What hope is there that the UN Secretary-General will succeed in reforming the UN when all his predecessors have failed in this endeavour, and given the UN’s own record in not protecting those who report criminal or unethical practices? How can the UN claim to be a champion of human rights when its own employees have violated these rights in countries where they are stationed, and have not been reprimanded or punished as a result?
Let me give you a few recent examples that illustrate how difficult it is to obtain any kind of accountability or justice in the UN system.
Case 1: No justice for cholera victims in Haiti
In 2010, UN peacekeepers from Nepal were implicated in spreading cholera in Haiti, which killed more than 8,500 people. Despite investigations that showed that the strain of cholera in Haiti matched the one prevalent in Nepal at the time, the UN failed to take responsibility for the deaths. Ironically, Haiti had not experienced a cholera outbreak for decades until the Nepalese peacekeepers arrived.
The class-action suit filed against the UN by the affected victims and their families was dismissed by a court in the United States in August 2016 on the grounds that the UN and its employees enjoyed immunity from prosecution. Although the then UN Secretary-General, Ban Ki-moon, finally expressed regret about the role of UN peacekeepers in spreading cholera in Haiti, and promised to increase funding to address the cholera epidemic, his apology came too late, and none of the victims have so far received any compensation for their loss or suffering.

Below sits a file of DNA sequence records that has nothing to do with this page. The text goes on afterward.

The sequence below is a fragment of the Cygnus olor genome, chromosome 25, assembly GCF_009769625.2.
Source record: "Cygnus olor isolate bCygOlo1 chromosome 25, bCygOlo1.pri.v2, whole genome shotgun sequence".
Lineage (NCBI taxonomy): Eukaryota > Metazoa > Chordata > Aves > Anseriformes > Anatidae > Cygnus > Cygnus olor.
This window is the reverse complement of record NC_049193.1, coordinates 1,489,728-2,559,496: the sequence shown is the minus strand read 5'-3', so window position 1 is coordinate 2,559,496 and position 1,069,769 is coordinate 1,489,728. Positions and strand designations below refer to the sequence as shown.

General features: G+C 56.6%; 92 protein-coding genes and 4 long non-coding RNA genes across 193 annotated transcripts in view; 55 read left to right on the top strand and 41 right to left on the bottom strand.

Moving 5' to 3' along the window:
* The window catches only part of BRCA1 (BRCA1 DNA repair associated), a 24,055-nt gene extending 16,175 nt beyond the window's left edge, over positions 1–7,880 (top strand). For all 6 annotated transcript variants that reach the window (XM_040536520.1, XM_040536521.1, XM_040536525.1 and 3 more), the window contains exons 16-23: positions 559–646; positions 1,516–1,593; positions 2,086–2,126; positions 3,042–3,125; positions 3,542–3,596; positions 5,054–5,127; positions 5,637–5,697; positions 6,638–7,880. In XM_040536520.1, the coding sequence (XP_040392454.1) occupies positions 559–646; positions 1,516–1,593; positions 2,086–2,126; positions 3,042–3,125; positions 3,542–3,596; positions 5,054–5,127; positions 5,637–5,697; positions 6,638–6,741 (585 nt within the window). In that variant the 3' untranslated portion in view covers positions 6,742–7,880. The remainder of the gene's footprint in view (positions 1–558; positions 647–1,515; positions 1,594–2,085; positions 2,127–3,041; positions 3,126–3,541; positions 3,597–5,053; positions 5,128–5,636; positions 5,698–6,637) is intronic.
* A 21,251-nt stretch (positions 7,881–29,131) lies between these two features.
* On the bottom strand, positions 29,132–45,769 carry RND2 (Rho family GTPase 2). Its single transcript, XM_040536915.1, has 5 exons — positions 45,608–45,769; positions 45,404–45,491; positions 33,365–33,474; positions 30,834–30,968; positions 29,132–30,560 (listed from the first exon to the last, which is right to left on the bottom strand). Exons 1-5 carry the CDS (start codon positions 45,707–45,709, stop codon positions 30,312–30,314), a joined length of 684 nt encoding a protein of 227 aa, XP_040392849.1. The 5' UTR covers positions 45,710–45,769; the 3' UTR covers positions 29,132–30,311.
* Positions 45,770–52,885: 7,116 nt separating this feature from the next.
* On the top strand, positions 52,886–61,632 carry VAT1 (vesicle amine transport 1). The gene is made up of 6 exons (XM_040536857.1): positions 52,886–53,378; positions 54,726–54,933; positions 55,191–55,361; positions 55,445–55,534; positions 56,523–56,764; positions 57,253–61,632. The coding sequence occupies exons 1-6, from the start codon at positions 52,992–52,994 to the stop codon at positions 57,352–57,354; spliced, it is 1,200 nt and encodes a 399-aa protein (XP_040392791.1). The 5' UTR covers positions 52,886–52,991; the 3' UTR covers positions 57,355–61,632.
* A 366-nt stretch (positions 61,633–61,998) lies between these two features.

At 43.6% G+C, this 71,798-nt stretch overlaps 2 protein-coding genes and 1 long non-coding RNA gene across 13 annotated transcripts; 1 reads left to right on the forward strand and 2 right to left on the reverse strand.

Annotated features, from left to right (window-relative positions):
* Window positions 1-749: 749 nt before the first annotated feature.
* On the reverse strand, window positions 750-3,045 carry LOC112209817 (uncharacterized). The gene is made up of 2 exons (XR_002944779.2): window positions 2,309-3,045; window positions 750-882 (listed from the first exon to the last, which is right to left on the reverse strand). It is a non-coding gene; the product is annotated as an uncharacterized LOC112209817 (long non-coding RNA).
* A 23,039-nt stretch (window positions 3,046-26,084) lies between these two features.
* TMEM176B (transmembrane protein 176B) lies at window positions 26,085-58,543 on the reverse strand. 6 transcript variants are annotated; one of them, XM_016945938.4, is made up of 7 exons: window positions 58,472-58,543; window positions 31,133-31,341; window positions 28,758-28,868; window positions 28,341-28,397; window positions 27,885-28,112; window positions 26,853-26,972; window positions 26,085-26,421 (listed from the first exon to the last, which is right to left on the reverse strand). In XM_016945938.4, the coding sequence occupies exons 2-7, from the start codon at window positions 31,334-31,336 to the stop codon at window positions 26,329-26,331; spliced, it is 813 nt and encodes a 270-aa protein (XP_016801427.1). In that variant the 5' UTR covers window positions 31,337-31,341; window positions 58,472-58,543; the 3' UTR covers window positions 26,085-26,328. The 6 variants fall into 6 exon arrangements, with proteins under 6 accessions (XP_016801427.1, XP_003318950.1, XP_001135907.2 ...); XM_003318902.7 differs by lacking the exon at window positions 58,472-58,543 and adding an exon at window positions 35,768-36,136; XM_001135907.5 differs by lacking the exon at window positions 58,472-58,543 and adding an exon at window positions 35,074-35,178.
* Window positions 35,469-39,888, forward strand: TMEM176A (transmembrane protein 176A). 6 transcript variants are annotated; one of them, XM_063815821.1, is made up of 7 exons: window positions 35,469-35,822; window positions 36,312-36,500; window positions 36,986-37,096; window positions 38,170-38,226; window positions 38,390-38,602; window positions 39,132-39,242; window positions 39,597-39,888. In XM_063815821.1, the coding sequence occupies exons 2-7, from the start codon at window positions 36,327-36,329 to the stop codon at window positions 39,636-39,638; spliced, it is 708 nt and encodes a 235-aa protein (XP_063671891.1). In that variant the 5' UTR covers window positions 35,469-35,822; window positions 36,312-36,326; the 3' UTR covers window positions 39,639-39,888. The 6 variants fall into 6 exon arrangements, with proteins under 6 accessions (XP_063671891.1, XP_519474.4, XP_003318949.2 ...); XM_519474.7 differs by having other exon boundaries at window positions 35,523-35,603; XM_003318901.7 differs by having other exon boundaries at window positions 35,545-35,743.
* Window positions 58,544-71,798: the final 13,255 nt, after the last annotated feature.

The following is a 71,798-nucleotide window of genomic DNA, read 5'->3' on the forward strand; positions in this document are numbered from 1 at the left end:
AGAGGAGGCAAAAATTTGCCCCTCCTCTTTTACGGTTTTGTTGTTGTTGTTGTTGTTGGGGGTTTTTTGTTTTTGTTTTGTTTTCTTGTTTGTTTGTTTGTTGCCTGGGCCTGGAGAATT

Case 2: Shooting the messenger
When Anders Kompass, the director of field operations at the Office of the United Nations High Commissioner for Human Rights, reported to the French authorities that French peacekeepers operating under the authorisation of the UN Security Council in the strife-torn Central African Republic were sexually exploiting boys as young as eight years old, the UN’s senior managers responded by asking Kompass to resign. When he refused to do so, they suspended him for “unauthorized disclosure of confidential information”, and, in a typical case of “shooting the messenger”, they directed their internal investigations towards him rather than towards the peacekeepers who had allegedly abused the children.
Thanks to intense public pressure following media reports about the scandal, UN Secretary-General Ban Ki-moon ordered an independent inquiry into the child abuse allegations. The inquiry’s report concluded that the UN’s failure to respond to the child abuse allegations amounted to “gross institutional failure”. The report also exonerated Kompass of all charges. However, because his experience with the UN had been so traumatic, Kompass resigned from the UN shortly thereafter.
Meanwhile, the French troops accused of sexually abusing the boys were sent home to face charges. However, in January 2017, the Paris prosecutor’s office ended the investigations into the case, citing “insufficient elements” to press charges.